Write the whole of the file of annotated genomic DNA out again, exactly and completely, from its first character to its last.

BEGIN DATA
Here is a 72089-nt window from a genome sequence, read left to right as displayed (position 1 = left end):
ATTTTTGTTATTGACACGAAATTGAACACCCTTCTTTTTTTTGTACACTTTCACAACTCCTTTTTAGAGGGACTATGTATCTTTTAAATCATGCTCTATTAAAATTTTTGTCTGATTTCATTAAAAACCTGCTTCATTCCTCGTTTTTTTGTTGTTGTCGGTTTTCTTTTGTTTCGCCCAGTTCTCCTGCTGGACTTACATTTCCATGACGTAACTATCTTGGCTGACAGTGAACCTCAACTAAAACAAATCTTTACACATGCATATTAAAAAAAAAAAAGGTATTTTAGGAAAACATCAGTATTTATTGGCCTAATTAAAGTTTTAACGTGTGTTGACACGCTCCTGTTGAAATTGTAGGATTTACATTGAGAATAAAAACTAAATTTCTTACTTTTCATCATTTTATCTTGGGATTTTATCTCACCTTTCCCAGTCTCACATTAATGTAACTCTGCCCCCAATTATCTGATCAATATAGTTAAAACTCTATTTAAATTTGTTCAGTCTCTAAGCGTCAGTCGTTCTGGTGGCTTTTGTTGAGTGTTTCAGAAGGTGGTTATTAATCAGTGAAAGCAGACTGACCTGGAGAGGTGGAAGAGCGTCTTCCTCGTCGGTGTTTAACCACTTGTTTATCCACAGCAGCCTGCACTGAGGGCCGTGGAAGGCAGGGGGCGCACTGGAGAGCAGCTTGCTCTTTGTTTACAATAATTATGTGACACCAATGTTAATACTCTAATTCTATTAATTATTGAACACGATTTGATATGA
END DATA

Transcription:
Here is a 72089-nt window from a genome sequence, read left to right as displayed (position 1 = left end):
ATTTTTGTTATTGACACGAAATTGAACACCCTTCTTTTTTTTGTACACTTTCACAACTCCTTTTTAGAGGGACTATGTATCTTTTAAATCATGCTCTATTAAAATTTTTGTCTGATTTCATTAAAAACCTGCTTCATTCCTCGTTTTTTTGTTGTTGTCGGTTTTCTTTTGTTTCGCCCAGTTCTCCTGCTGGACTTACATTTCCATGACGTAACTATCTTGGCTGACAGTGAACCTCAACTAAAACAAATCTTTACACATGCATATTAAAAAAAAAAAAGGTATTTTAGGAAAACATCAGTATTTATTGGCCTAATTAAAGTTTTAACGTGTGTTGACACGCTCCTGTTGAAATTGTAGGATTTACATTGAGAATAAAAACTAAATTTCTTACTTTTCATCATTTTATCTTGGGATTTTATCTCACCTTTCCCAGTCTCACATTAATGTAACTCTGCCCCCAATTATCTGATCAATATAGTTAAAACTCTATTTAAATTTGTTCAGTCTCTAAGCGTCAGTCGTTCTGGTGGCTTTTGTTGAGTGTTTCAGAAGGTGGTTATTAATCAGTGAAAGCAGACTGACCTGGAGAGGTGGAAGAGCGTCTTCCTCGTCGGTGTTTAACCACTTGTTTATCCACAGCAGCCTGCACTGAGGGCCGTGGAAGGCAGGGGGCGCACTGGAGAGCAGCTTGCTCTTTGTTTACAATAATTATGTGACACCAATGTTAATACTCTAATTCTATTAATTATTGAACACGATTTGATATGA